A protester was led off in handcuffs from the visitors’ gallery of the Arizona Legislature on Monday amid a fractious debate over Primary Day last week, when a drastic cutback in polling locations left tens of thousands of Arizonans unable to vote, forced to cast provisional ballots or made to wait in long lines for hours in the high heat. As the anger bubbled over within a packed State Capitol, a sheepish election official blamed the chaos on poor planning and a misguided attempt to save money by closing poll locations. “I apologize profusely — I can’t go back and undo it,” said Helen Purcell, the Maricopa County recorder, during a hearing of the Arizona House Elections Committee on Monday as more than 100 voters listened. Maricopa County, which is Arizona’s most populous and includes the greater Phoenix area, had slashed the number of polling places by 70 percent from 2012.
Ms. Purcell, a Republican holding the office since 1988, tried to offer explanations for what went wrong as the county reduced the number of polling places to 60 from 200 — one site for roughly 21,500 voters — but the capacity crowd was having none of it. One man said, “Not good enough.” The audience cheered.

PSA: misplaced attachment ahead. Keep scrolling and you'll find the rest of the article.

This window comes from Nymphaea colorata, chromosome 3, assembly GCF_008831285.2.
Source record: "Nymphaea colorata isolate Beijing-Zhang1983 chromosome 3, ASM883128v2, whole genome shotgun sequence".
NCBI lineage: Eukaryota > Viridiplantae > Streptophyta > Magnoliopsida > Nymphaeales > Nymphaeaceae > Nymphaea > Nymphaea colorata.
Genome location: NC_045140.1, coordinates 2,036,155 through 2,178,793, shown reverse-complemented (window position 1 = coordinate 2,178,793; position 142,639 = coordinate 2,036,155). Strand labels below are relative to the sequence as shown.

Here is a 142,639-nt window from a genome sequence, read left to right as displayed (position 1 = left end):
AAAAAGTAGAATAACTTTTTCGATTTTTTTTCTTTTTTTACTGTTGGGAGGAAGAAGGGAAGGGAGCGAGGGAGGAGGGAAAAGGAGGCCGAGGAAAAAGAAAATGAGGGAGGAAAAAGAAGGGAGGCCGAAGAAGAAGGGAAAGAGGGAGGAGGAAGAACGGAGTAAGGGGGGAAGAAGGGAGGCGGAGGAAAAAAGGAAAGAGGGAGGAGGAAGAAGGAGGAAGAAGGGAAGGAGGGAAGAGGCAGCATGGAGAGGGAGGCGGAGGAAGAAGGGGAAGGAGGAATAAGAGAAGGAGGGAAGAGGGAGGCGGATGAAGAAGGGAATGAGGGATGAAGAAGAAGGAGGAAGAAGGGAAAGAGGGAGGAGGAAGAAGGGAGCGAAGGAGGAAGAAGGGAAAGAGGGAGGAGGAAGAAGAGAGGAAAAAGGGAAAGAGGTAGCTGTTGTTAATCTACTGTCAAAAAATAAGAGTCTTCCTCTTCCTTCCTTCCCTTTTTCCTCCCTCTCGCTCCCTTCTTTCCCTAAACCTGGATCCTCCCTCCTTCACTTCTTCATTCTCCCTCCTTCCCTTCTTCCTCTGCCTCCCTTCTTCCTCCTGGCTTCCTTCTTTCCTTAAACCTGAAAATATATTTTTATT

More than 100 voters filled three interconnected rooms, and more than 30 signed up to testify. Security personnel stood on the sides, and at one point a handful of state troopers moved inside, threatening to remove anyone who was disruptive.
The hearing ended in mid-session at 1:30 p.m. because committee members had to move to another hearing to vote on a campaign finance bill. One of the members, Ken Clark, a Democrat, urged audience members to follow them, and they did. A masked man screamed from the gallery; troopers soon surrounded him and took him outside in handcuffs, delaying the hearing’s start.